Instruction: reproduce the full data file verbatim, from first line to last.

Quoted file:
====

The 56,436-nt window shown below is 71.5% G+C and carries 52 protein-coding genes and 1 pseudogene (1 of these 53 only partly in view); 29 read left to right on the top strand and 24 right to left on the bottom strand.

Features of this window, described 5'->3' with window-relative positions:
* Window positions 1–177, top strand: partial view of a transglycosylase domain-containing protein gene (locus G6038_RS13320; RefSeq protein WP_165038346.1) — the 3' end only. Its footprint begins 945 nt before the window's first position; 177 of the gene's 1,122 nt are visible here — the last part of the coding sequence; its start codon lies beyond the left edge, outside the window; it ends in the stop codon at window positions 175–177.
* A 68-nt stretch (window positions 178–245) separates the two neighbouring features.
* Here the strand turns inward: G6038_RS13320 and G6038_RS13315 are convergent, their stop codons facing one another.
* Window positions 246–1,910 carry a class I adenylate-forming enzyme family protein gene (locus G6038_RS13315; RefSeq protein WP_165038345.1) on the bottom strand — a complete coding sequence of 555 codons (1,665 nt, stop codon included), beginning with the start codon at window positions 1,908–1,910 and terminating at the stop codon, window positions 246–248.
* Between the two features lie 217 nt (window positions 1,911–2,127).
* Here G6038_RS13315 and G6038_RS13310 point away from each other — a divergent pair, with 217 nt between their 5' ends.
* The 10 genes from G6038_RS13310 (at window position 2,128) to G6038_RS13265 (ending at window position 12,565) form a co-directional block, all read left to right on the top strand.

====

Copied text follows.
The 56,436-nt window shown below is 71.5% G+C and carries 52 protein-coding genes and 1 pseudogene (1 of these 53 only partly in view); 29 read left to right on the top strand and 24 right to left on the bottom strand.

Features of this window, described 5'->3' with window-relative positions:
* Window positions 1–177, top strand: partial view of a transglycosylase domain-containing protein gene (locus G6038_RS13320; RefSeq protein WP_165038346.1) — the 3' end only. Its footprint begins 945 nt before the window's first position; 177 of the gene's 1,122 nt are visible here — the last part of the coding sequence; its start codon lies beyond the left edge, outside the window; it ends in the stop codon at window positions 175–177.
* A 68-nt stretch (window positions 178–245) separates the two neighbouring features.
* Here the strand turns inward: G6038_RS13320 and G6038_RS13315 are convergent, their stop codons facing one another.
* Window positions 246–1,910 carry a class I adenylate-forming enzyme family protein gene (locus G6038_RS13315; RefSeq protein WP_165038345.1) on the bottom strand — a complete coding sequence of 555 codons (1,665 nt, stop codon included), beginning with the start codon at window positions 1,908–1,910 and terminating at the stop codon, window positions 246–248.
* Between the two features lie 217 nt (window positions 1,911–2,127).
* Here G6038_RS13315 and G6038_RS13310 point away from each other — a divergent pair, with 217 nt between their 5' ends.
* The 10 genes from G6038_RS13310 (at window position 2,128) to G6038_RS13265 (ending at window position 12,565) form a co-directional block, all read left to right on the top strand.